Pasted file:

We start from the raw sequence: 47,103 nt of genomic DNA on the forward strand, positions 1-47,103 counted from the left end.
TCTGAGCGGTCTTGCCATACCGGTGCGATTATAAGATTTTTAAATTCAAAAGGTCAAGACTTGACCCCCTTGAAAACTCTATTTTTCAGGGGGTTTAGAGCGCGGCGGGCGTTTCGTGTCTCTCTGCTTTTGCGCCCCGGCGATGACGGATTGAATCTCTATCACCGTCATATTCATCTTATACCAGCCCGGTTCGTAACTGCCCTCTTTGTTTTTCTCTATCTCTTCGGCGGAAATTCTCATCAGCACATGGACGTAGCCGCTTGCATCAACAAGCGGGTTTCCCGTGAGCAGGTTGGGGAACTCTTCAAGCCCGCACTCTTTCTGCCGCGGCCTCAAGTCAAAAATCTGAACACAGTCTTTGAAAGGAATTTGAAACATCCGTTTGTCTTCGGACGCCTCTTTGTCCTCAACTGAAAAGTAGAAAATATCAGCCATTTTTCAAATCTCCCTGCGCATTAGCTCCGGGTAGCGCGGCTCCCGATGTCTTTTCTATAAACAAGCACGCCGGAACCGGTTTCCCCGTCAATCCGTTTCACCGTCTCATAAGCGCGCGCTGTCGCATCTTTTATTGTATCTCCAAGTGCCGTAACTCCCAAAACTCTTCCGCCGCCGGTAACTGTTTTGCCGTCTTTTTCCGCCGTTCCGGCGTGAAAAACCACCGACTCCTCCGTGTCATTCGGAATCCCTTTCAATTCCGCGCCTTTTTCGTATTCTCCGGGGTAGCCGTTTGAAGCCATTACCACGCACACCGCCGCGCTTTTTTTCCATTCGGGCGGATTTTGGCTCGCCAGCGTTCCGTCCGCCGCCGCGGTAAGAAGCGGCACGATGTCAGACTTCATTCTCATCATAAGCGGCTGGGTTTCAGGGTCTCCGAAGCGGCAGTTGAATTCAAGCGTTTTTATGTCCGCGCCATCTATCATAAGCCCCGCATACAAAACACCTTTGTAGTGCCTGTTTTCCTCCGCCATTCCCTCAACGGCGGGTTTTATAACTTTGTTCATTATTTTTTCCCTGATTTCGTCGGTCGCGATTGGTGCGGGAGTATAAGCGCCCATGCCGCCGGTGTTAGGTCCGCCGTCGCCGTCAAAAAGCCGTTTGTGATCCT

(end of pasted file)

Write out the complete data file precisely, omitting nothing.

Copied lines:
We start from the raw sequence: 47,103 nt of genomic DNA on the forward strand, positions 1-47,103 counted from the left end.
TCTGAGCGGTCTTGCCATACCGGTGCGATTATAAGATTTTTAAATTCAAAAGGTCAAGACTTGACCCCCTTGAAAACTCTATTTTTCAGGGGGTTTAGAGCGCGGCGGGCGTTTCGTGTCTCTCTGCTTTTGCGCCCCGGCGATGACGGATTGAATCTCTATCACCGTCATATTCATCTTATACCAGCCCGGTTCGTAACTGCCCTCTTTGTTTTTCTCTATCTCTTCGGCGGAAATTCTCATCAGCACATGGACGTAGCCGCTTGCATCAACAAGCGGGTTTCCCGTGAGCAGGTTGGGGAACTCTTCAAGCCCGCACTCTTTCTGCCGCGGCCTCAAGTCAAAAATCTGAACACAGTCTTTGAAAGGAATTTGAAACATCCGTTTGTCTTCGGACGCCTCTTTGTCCTCAACTGAAAAGTAGAAAATATCAGCCATTTTTCAAATCTCCCTGCGCATTAGCTCCGGGTAGCGCGGCTCCCGATGTCTTTTCTATAAACAAGCACGCCGGAACCGGTTTCCCCGTCAATCCGTTTCACCGTCTCATAAGCGCGCGCTGTCGCATCTTTTATTGTATCTCCAAGTGCCGTAACTCCCAAAACTCTTCCGCCGCCGGTAACTGTTTTGCCGTCTTTTTCCGCCGTTCCGGCGTGAAAAACCACCGACTCCTCCGTGTCATTCGGAATCCCTTTCAATTCCGCGCCTTTTTCGTATTCTCCGGGGTAGCCGTTTGAAGCCATTACCACGCACACCGCCGCGCTTTTTTTCCATTCGGGCGGATTTTGGCTCGCCAGCGTTCCGTCCGCCGCCGCGGTAAGAAGCGGCACGATGTCAGACTTCATTCTCATCATAAGCGGCTGGGTTTCAGGGTCTCCGAAGCGGCAGTTGAATTCAAGCGTTTTTATGTCCGCGCCATCTATCATAAGCCCCGCATACAAAACACCTTTGTAGTGCCTGTTTTCCTCCGCCATTCCCTCAACGGCGGGTTTTATAACTTTGTTCATTATTTTTTCCCTGATTTCGTCGGTCGCGATTGGTGCGGGAGTATAAGCGCCCATGCCGCCGGTGTTAGGTCCGCCGTCGCCGTCAAAAAGCCGTTTGTGATCCT